TAIPEI – China is showing new interest in working with Southeast Asian countries in the disputed resource-rich South China Sea as its superpower rival, the United States, gains diplomatic momentum under President Joe Biden, analysts in Asia say.
China, with Asia’s biggest military and economy, hosted a rare, in-person meeting June 7-8, bringing the foreign ministers of 10 Southeast Asian countries together with their Chinese counterpart, Wang Yi.
Wang and ministers from the 10-member Association of Southeast Asian Nations said in a June 9 statement from their meeting in the Chinese city Chongqing they had discussed the pursuit of “peaceful resolution of disputes” in the South China Sea and a resumption of talks toward “early conclusion of an effective and substantive code of conduct.”
Final signatures on the code of conduct — a document that would spell out ways of avoiding mishaps at sea without touching a sovereignty dispute involving six governments — will probably miss a 2021 goal because of its complexity and dearth of related discussions during the pandemic, observers say.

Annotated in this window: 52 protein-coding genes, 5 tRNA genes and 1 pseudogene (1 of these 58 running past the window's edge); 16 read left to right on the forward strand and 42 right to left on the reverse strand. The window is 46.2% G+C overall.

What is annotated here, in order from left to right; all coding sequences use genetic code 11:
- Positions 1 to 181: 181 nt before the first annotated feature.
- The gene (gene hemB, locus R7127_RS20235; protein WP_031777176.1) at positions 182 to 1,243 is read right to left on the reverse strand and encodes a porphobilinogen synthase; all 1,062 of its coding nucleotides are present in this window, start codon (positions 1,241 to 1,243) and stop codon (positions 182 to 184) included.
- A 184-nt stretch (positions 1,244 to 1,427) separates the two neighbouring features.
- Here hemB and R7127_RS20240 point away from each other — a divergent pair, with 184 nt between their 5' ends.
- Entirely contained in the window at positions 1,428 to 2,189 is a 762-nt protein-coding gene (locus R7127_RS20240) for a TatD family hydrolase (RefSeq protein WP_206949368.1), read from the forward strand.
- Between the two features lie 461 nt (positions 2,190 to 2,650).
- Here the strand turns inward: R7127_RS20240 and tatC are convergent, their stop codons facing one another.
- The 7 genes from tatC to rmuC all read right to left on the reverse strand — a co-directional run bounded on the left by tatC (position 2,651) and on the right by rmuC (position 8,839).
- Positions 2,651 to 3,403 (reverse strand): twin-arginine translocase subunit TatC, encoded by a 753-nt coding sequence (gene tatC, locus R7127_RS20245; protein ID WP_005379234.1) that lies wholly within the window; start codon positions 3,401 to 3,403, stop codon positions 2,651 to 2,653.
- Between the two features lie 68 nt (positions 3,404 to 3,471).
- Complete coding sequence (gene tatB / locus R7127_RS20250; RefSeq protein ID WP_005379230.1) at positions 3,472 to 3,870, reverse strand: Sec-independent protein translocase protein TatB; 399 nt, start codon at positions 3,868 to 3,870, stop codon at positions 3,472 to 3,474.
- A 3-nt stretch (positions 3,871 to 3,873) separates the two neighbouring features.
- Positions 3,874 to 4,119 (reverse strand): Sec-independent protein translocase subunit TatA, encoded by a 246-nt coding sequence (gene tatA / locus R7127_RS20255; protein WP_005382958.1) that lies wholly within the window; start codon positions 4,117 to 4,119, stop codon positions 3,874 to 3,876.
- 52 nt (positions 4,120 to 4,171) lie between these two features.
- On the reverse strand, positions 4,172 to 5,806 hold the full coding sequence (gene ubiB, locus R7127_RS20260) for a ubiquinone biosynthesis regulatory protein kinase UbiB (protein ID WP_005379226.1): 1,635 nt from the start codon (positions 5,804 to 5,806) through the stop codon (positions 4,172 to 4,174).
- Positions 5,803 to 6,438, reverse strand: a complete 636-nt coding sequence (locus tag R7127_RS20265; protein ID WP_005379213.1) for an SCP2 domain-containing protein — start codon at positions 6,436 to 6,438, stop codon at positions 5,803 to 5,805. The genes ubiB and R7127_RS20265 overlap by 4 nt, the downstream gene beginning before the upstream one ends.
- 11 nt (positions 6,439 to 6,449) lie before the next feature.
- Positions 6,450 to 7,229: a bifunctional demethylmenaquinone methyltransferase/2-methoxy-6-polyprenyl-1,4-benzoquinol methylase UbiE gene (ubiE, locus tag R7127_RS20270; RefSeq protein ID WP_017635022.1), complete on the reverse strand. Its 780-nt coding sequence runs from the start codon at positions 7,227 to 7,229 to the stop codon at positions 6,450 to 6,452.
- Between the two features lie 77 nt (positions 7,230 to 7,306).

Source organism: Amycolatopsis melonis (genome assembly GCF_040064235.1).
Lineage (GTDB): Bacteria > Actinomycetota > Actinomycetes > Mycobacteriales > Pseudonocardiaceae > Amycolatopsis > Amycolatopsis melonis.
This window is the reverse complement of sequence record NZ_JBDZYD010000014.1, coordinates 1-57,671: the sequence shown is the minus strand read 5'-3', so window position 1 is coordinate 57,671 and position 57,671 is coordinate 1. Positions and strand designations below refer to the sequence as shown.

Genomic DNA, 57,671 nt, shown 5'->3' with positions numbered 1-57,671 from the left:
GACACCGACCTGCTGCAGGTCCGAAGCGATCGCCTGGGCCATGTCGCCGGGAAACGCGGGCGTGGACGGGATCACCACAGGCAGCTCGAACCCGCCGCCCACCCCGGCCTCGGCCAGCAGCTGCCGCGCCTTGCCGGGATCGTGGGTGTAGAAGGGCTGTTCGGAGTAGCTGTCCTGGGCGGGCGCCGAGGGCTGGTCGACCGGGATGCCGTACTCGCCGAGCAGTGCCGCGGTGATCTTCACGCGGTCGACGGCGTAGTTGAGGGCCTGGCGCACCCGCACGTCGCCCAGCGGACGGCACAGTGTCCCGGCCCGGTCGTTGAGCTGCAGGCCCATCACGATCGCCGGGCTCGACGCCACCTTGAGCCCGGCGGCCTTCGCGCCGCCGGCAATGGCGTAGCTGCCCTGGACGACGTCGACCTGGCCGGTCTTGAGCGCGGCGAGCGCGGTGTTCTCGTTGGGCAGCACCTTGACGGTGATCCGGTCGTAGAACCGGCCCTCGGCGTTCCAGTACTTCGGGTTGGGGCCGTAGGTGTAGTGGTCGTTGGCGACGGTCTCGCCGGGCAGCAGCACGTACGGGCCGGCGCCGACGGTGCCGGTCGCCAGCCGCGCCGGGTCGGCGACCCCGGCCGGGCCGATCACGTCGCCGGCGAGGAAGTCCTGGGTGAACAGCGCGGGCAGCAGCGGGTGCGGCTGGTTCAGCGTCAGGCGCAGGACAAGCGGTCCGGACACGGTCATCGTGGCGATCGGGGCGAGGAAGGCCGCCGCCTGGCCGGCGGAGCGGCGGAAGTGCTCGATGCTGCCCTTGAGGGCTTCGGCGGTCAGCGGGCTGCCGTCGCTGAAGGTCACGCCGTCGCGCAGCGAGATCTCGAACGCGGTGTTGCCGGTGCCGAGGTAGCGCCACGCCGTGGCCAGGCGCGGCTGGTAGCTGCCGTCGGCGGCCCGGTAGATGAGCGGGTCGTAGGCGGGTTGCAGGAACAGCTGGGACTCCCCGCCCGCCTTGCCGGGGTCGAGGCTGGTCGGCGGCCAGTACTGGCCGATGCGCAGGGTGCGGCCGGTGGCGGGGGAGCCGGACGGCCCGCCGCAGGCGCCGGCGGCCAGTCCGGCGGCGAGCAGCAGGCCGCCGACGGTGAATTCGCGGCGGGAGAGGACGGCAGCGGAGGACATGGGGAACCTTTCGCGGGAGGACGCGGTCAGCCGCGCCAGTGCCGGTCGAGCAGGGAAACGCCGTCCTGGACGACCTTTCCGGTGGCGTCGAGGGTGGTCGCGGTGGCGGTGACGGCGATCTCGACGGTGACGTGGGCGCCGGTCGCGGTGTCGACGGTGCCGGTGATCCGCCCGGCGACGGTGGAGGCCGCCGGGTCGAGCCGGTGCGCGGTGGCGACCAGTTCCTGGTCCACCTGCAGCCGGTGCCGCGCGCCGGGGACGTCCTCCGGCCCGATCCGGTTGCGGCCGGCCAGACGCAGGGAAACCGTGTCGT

At this month’s meeting, China mainly wanted to get Southeast Asian governments on its side and pull them away from the United States, according to experts.
“This will be a way for China to try to shore up its defenses, shall we say, against a resurgence of pro-Western influence,” said Jay Batongbacal, international maritime affairs professor at the University of the Philippines in Quezon City.
China claims about 90% of the 3.5 million-square-kilometer sea that is prized for fisheries and fossil fuel reserves. ASEAN members Brunei, Malaysia, the Philippines and Vietnam call parts of the sea their own, overlapping the Chinese boundary line, and Taiwan claims most of the same waterway.